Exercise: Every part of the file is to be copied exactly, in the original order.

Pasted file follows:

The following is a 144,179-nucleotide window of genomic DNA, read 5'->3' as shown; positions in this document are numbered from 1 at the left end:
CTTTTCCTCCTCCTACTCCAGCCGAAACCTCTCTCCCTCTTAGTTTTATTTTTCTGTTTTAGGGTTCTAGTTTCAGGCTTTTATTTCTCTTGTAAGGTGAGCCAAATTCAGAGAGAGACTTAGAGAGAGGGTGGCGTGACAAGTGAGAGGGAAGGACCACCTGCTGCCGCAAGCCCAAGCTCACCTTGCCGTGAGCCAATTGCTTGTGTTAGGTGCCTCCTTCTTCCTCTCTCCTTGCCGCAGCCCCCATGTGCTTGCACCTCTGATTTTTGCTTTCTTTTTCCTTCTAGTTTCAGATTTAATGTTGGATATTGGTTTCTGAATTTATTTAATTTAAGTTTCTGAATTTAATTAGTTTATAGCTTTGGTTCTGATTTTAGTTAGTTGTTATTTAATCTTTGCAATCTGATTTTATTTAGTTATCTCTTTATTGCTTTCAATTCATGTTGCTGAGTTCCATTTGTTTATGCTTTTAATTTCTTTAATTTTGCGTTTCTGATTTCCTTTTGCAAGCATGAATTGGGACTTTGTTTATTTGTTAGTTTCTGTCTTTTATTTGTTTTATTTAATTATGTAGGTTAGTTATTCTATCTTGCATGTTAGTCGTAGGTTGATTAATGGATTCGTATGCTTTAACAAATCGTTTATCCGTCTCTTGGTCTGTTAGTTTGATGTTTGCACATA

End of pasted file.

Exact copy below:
The following is a 144,179-nucleotide window of genomic DNA, read 5'->3' as shown; positions in this document are numbered from 1 at the left end:
CTTTTCCTCCTCCTACTCCAGCCGAAACCTCTCTCCCTCTTAGTTTTATTTTTCTGTTTTAGGGTTCTAGTTTCAGGCTTTTATTTCTCTTGTAAGGTGAGCCAAATTCAGAGAGAGACTTAGAGAGAGGGTGGCGTGACAAGTGAGAGGGAAGGACCACCTGCTGCCGCAAGCCCAAGCTCACCTTGCCGTGAGCCAATTGCTTGTGTTAGGTGCCTCCTTCTTCCTCTCTCCTTGCCGCAGCCCCCATGTGCTTGCACCTCTGATTTTTGCTTTCTTTTTCCTTCTAGTTTCAGATTTAATGTTGGATATTGGTTTCTGAATTTATTTAATTTAAGTTTCTGAATTTAATTAGTTTATAGCTTTGGTTCTGATTTTAGTTAGTTGTTATTTAATCTTTGCAATCTGATTTTATTTAGTTATCTCTTTATTGCTTTCAATTCATGTTGCTGAGTTCCATTTGTTTATGCTTTTAATTTCTTTAATTTTGCGTTTCTGATTTCCTTTTGCAAGCATGAATTGGGACTTTGTTTATTTGTTAGTTTCTGTCTTTTATTTGTTTTATTTAATTATGTAGGTTAGTTATTCTATCTTGCATGTTAGTCGTAGGTTGATTAATGGATTCGTATGCTTTAACAAATCGTTTATCCGTCTCTTGGTCTGTTAGTTTGATGTTTGCACATA